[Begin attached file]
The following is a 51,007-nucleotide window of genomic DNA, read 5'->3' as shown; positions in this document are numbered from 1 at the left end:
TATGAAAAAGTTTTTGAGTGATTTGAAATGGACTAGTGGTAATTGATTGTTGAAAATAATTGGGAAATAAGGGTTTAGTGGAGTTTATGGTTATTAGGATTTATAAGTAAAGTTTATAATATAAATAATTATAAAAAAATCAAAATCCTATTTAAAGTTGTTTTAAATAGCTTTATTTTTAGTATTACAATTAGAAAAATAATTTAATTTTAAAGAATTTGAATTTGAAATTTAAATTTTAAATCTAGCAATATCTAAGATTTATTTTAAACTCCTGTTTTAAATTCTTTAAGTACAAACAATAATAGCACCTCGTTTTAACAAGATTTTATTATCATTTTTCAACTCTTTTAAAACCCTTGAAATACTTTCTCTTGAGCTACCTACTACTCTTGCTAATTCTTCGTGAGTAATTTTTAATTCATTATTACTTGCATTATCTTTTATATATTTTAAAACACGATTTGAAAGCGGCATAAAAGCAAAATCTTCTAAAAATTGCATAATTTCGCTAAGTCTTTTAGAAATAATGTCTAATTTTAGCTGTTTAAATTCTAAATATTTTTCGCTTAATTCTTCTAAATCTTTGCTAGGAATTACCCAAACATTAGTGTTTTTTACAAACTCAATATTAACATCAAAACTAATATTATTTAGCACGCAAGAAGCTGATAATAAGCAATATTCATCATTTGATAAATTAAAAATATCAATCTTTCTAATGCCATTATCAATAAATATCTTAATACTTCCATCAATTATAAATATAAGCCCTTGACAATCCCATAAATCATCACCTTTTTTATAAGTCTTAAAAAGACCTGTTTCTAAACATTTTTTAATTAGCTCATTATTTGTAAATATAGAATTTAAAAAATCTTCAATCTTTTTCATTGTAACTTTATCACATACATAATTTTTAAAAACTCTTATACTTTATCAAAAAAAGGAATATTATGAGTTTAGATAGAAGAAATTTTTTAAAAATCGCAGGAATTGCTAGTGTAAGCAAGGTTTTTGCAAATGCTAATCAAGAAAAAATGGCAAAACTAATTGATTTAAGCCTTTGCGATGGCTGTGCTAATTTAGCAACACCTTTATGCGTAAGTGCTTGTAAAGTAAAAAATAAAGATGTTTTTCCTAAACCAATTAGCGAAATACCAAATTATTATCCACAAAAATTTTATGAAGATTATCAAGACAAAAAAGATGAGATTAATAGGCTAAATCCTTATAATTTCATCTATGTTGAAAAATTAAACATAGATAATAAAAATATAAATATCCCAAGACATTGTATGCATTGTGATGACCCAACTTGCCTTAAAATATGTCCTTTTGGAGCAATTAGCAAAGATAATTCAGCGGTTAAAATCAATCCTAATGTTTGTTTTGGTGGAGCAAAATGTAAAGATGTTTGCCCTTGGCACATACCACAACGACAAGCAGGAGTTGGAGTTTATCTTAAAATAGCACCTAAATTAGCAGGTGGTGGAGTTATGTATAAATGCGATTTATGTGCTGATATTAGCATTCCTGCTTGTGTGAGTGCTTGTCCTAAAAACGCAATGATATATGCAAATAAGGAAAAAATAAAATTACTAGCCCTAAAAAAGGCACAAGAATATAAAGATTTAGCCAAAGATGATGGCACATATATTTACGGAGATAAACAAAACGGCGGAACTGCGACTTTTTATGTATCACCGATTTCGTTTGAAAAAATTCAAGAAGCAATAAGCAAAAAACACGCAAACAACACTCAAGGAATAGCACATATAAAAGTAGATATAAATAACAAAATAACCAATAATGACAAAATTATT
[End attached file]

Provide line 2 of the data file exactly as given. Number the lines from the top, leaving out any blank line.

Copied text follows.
TATGAAAAAGTTTTTGAGTGATTTGAAATGGACTAGTGGTAATTGATTGTTGAAAATAATTGGGAAATAAGGGTTTAGTGGAGTTTATGGTTATTAGGATTTATAAGTAAAGTTTATAATATAAATAATTATAAAAAAATCAAAATCCTATTTAAAGTTGTTTTAAATAGCTTTATTTTTAGTATTACAATTAGAAAAATAATTTAATTTTAAAGAATTTGAATTTGAAATTTAAATTTTAAATCTAGCAATATCTAAGATTTATTTTAAACTCCTGTTTTAAATTCTTTAAGTACAAACAATAATAGCACCTCGTTTTAACAAGATTTTATTATCATTTTTCAACTCTTTTAAAACCCTTGAAATACTTTCTCTTGAGCTACCTACTACTCTTGCTAATTCTTCGTGAGTAATTTTTAATTCATTATTACTTGCATTATCTTTTATATATTTTAAAACACGATTTGAAAGCGGCATAAAAGCAAAATCTTCTAAAAATTGCATAATTTCGCTAAGTCTTTTAGAAATAATGTCTAATTTTAGCTGTTTAAATTCTAAATATTTTTCGCTTAATTCTTCTAAATCTTTGCTAGGAATTACCCAAACATTAGTGTTTTTTACAAACTCAATATTAACATCAAAACTAATATTATTTAGCACGCAAGAAGCTGATAATAAGCAATATTCATCATTTGATAAATTAAAAATATCAATCTTTCTAATGCCATTATCAATAAATATCTTAATACTTCCATCAATTATAAATATAAGCCCTTGACAATCCCATAAATCATCACCTTTTTTATAAGTCTTAAAAAGACCTGTTTCTAAACATTTTTTAATTAGCTCATTATTTGTAAATATAGAATTTAAAAAATCTTCAATCTTTTTCATTGTAACTTTATCACATACATAATTTTTAAAAACTCTTATACTTTATCAAAAAAAGGAATATTATGAGTTTAGATAGAAGAAATTTTTTAAAAATCGCAGGAATTGCTAGTGTAAGCAAGGTTTTTGCAAATGCTAATCAAGAAAAAATGGCAAAACTAATTGATTTAAGCCTTTGCGATGGCTGTGCTAATTTAGCAACACCTTTATGCGTAAGTGCTTGTAAAGTAAAAAATAAAGATGTTTTTCCTAAACCAATTAGCGAAATACCAAATTATTATCCACAAAAATTTTATGAAGATTATCAAGACAAAAAAGATGAGATTAATAGGCTAAATCCTTATAATTTCATCTATGTTGAAAAATTAAACATAGATAATAAAAATATAAATATCCCAAGACATTGTATGCATTGTGATGACCCAACTTGCCTTAAAATATGTCCTTTTGGAGCAATTAGCAAAGATAATTCAGCGGTTAAAATCAATCCTAATGTTTGTTTTGGTGGAGCAAAATGTAAAGATGTTTGCCCTTGGCACATACCACAACGACAAGCAGGAGTTGGAGTTTATCTTAAAATAGCACCTAAATTAGCAGGTGGTGGAGTTATGTATAAATGCGATTTATGTGCTGATATTAGCATTCCTGCTTGTGTGAGTGCTTGTCCTAAAAACGCAATGATATATGCAAATAAGGAAAAAATAAAATTACTAGCCCTAAAAAAGGCACAAGAATATAAAGATTTAGCCAAAGATGATGGCACATATATTTACGGAGATAAACAAAACGGCGGAACTGCGACTTTTTATGTATCACCGATTTCGTTTGAAAAAATTCAAGAAGCAATAAGCAAAAAACACGCAAACAACACTCAAGGAATAGCACATATAAAAGTAGATATAAATAACAAAATAACCAATAATGACAAAATTATT